Values, Violence, and the Second Amendment: American Character, Constitutionalism, and Crime
Stanford Law School
Stanford Law School, Public Law Research Paper No. 37
This paper extends the argument made in Sanford Levinson's 1989 article, The Embarrassing Second Amendment, in which he made the case for a broad reading of individual gun rights consistent with liberal Warren Court jurisprudence. I first note that the Second Amendment poses an anomalous "quadrilemma" for anti-gun liberals: it must be either a minor technicality about federalism and regulation; a moot constitutional prop for a vestigial military concept; an illegitimately disrespected part of the sacred panoply of rights enacted in 1791; or--the ultimate challenge for liberals--a wholly illiberal or retrograde provision of the Bill of Rights. This last reading becomes plausible once we avoid the constitutional sentimentalism whereby we strive mightily to ensure that our views on the constitutionality of legislative policy are roughly harmonious with our views of the wisdom of legislative policy. This reading finds some support in the perceived historical fact that the United States is an exceptionally violent or homicidal nation, so that its commitment to individual rights, properly applied to guns, leads to social disaster. Thus, I add the assumption of "American violence exceptionalism" to the mix of embarrassments evoked by the Second Amendment debate, and I then consider how both anti-gun liberals and pro-gun conservatives in the Second Amendment debate deal with the violence exceptionalism problem. For example, the pro-gun side often adopts a posture of tragic, acquiescent wisdom towards American violence, accepting some irreducible level of violence and even arguing that we may have achieved "optimal" violence. Meanwhile, anti-gun liberals needs to find ways to decry American violence while also reconciling the fact of our violence exceptionalism with their reliance on some sense of core American values that can animate a liberal constitutionalism.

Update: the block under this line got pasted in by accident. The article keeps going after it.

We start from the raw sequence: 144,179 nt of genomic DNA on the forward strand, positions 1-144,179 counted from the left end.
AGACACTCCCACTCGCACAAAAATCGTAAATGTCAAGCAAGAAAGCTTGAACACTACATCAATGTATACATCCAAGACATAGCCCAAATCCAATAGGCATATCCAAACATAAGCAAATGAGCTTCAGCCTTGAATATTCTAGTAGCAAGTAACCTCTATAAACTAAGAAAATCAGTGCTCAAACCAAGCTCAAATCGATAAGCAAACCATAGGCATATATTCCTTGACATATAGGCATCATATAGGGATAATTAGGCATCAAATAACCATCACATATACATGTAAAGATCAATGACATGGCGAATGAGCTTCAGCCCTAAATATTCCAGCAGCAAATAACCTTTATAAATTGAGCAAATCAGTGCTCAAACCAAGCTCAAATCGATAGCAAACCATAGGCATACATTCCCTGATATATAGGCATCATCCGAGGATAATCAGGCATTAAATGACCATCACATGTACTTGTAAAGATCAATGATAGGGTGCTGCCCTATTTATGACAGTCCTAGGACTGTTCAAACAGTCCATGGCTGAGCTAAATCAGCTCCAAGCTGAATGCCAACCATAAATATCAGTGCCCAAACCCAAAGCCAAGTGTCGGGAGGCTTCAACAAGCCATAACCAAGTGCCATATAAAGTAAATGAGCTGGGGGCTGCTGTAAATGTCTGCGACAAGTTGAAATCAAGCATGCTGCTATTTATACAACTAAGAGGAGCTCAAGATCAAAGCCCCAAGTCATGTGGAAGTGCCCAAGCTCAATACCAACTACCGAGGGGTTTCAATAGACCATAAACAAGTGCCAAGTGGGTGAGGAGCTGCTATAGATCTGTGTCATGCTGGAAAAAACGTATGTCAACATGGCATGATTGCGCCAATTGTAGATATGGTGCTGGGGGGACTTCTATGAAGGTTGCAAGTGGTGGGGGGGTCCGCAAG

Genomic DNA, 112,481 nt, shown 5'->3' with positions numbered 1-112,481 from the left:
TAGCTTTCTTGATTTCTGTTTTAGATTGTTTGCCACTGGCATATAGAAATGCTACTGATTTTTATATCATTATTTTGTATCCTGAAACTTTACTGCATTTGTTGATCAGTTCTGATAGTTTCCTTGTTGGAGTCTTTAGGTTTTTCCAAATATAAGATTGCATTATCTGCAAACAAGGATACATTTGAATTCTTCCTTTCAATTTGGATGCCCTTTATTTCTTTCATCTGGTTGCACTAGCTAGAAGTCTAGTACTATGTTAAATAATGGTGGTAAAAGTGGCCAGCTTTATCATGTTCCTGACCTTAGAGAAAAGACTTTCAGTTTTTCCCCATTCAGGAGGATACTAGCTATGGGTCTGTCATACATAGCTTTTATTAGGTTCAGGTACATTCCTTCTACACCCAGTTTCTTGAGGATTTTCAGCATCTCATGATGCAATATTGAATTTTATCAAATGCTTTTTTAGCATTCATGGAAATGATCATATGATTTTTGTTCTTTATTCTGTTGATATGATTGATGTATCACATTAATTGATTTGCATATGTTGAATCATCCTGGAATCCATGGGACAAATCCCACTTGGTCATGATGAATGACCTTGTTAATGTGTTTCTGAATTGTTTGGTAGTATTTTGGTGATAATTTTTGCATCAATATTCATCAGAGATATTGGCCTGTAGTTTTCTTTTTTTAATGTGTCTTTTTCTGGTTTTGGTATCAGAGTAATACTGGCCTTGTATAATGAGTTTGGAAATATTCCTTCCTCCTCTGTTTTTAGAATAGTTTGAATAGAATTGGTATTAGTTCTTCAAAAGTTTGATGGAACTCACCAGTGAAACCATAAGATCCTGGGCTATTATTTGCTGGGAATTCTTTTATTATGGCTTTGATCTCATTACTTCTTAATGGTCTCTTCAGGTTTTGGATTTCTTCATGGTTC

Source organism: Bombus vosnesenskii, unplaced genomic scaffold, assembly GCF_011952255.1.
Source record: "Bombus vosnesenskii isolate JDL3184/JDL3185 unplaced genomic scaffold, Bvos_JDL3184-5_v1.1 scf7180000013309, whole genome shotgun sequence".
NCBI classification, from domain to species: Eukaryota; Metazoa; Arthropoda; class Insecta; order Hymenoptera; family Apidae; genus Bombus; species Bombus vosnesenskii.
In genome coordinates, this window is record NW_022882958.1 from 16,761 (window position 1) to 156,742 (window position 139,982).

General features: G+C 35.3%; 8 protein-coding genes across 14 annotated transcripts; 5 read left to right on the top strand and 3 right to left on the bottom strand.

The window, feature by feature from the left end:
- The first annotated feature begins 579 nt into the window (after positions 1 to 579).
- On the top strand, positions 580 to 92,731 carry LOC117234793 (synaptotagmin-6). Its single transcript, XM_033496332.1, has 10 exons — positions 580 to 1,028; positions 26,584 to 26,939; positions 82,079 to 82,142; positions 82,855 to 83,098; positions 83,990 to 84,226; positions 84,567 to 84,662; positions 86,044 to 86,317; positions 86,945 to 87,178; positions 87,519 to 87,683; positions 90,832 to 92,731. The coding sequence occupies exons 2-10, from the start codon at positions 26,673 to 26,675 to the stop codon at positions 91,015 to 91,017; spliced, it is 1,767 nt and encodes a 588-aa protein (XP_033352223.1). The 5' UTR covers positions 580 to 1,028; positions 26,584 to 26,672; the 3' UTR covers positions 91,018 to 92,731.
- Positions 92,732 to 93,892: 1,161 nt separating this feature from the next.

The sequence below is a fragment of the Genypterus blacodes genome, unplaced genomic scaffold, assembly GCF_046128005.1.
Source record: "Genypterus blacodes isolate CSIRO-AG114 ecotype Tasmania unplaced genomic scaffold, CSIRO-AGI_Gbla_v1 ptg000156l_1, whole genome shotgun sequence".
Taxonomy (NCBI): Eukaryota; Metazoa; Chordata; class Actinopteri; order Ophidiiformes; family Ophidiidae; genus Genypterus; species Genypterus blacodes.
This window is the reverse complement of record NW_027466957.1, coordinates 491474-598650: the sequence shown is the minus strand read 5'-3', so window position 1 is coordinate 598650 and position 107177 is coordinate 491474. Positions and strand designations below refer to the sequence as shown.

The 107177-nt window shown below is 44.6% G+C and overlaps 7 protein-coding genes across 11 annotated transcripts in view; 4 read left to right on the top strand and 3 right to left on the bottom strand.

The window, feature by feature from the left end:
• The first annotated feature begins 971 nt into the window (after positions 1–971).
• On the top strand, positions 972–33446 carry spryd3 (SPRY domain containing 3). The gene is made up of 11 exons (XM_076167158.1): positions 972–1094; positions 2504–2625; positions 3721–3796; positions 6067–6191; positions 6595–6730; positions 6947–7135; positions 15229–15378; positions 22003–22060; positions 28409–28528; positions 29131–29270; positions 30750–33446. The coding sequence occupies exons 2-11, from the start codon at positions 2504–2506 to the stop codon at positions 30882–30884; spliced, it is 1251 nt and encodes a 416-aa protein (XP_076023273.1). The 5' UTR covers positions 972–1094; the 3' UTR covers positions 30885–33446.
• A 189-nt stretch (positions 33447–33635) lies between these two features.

Number of Pages in PDF File: 32
Date posted: May 18, 2002
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